COVID-19 has had a disproportionate effect on people who reside or work in long-term care facilities, including the 1.3 million individuals in nursing homes; 800,000 in assisted living facilities; 75,000 in intermediate care facilities; and 3 million people who work in skilled nursing or residential care facilities.
Wilmington (DE): High case and death rates may be attributed to a number of factors, including high rates of testing within long-term care facilities and low rates of testing of the general public. The total cases and deaths from reporting states accounts for just over half (53%) of all cases, and 81% of all deaths. Given that not all states are reporting data yet and the continual lag in testing, the counts of cases and deaths are an undercount of the true number of cases and deaths in long-term care facilities.
As of today, 202 Delawareans have passed away from covid-19 complications. Nine people have died from the disease. All of the individuals had underlying health conditions and seven of the individuals were residents of long-term care facilities.
As of today, 202 Delawareans have passed away due to complications from COVID-19.
On Tuesday, Governor Carney and the Delaware Division of Public Health (DPH) announced a plan to test all residents and staff of Delaware long-term care facilities for COVID-19. DPH will provide facilities with tests, testing supplies, training, and support for the universal testing program to protect the most vulnerable Delawareans. Expanding COVID-19 testing capacity for vulnerable populations is a requirement of federal guidance for economic reopening.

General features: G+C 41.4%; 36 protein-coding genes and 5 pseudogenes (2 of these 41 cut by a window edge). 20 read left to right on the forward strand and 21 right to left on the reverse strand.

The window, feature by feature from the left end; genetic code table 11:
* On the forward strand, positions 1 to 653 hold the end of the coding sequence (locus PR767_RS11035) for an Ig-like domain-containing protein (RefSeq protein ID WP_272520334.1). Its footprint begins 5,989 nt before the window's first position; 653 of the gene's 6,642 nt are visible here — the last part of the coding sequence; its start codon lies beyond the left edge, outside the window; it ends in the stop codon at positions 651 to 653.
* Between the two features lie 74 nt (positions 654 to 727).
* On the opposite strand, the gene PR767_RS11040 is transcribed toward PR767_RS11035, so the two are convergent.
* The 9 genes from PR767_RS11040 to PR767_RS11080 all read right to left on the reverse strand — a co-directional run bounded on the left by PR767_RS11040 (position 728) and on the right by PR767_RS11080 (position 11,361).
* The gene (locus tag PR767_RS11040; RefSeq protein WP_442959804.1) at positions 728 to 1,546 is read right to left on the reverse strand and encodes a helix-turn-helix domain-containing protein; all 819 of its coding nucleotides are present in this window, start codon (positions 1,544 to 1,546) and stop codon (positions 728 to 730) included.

Public health experts at the Division of Public Health (DPH) will support clinicians at long-term care facilities with the new testing program. DPH will provide guidance on testing of symptomatic and asymptomatic persons and the interpretation of results. DPH will also provide recommendations to protect residents and staff based on results, including transmission-based precautions, isolation, and patient and staff management strategies.
“I understand how hard this has been for Delawareans across our state. We’ve tried to find ways to ease the pain without compromising public health,” said Governor Carney. “But even these limited steps allowing businesses to offer additional services will require strict compliance with safety standards, especially social distancing. We cannot afford to go backwards and see new cases and hospitalizations spike. Getting used to a new normal won’t be easy, but this is the first step to being able to reopen our economy.”
“Residents of long-term care facilities are extremely vulnerable to complications from the virus that causes COVID-19 due to chronic health conditions,” said Dr. Karyl Rattay, Director of the Delaware Division of Public Health. “We are incredibly pleased to be able to support this testing strategy which will enable us to help the facilities better identify outbreaks among both staff and residents and contain the spread of the disease through a variety of interventions. It is an important component in our rapidly expanding testing strategy.”